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An enigmatic trace fossil from the Upper Triassic (Rhaetian) shales of Western Europe

  • K.A. Estes-Smargiassi (a1) and A.A. Klompmaker (a1)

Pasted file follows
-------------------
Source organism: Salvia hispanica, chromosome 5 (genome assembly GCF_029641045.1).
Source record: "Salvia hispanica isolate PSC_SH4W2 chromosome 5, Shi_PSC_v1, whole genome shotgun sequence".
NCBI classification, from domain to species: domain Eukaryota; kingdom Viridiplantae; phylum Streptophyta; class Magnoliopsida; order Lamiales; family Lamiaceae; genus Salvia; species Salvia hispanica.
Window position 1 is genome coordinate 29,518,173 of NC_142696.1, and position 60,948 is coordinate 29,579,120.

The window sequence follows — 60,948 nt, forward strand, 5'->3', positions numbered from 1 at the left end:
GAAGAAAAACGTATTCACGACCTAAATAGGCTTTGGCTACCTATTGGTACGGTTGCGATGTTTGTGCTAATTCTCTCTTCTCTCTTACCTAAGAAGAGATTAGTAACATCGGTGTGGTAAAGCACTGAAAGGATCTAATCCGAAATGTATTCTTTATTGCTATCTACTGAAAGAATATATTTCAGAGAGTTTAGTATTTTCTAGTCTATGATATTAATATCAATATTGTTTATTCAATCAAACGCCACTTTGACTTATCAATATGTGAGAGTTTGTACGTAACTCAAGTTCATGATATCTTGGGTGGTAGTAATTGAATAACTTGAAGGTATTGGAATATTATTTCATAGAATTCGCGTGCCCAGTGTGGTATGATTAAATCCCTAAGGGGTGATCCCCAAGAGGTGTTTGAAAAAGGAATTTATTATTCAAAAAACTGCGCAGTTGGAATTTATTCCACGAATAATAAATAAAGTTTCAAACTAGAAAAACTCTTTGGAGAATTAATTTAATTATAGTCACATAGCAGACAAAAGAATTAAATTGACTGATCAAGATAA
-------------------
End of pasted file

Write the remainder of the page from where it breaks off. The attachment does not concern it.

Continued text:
Various trace fossils are known from the Upper Triassic (Rhaetian) shale deposits of western Europe, especially from Great Britain. Here we present a unique specimen, unknown from Rhaetian shales in western Europe thus far to our knowledge. The specimen consists of a string of small knobs collected from the dark-coloured Rhaetian shales from the eastern Netherlands, deposited in a marine, near-coastal environment. The specimen represents the first described trace fossil from these shales. The identity of this specimen appears enigmatic. However, SEM-EDS analysis showed that the string of knobs is pyritised and does not contain phosphorus nor did the sediment directly around the specimen, suggesting a non-coprolitic origin of the specimen. Eggs and larvae are also excluded as possibilities. The specimen closely resembles several trace fossils identified as burrows, which is why we favour this interpretation. The rare presence of trace fossils reinforces the hypothesis that the Dutch Rhaetian shales were deposited under a stresses regime with low oxygen conditions.

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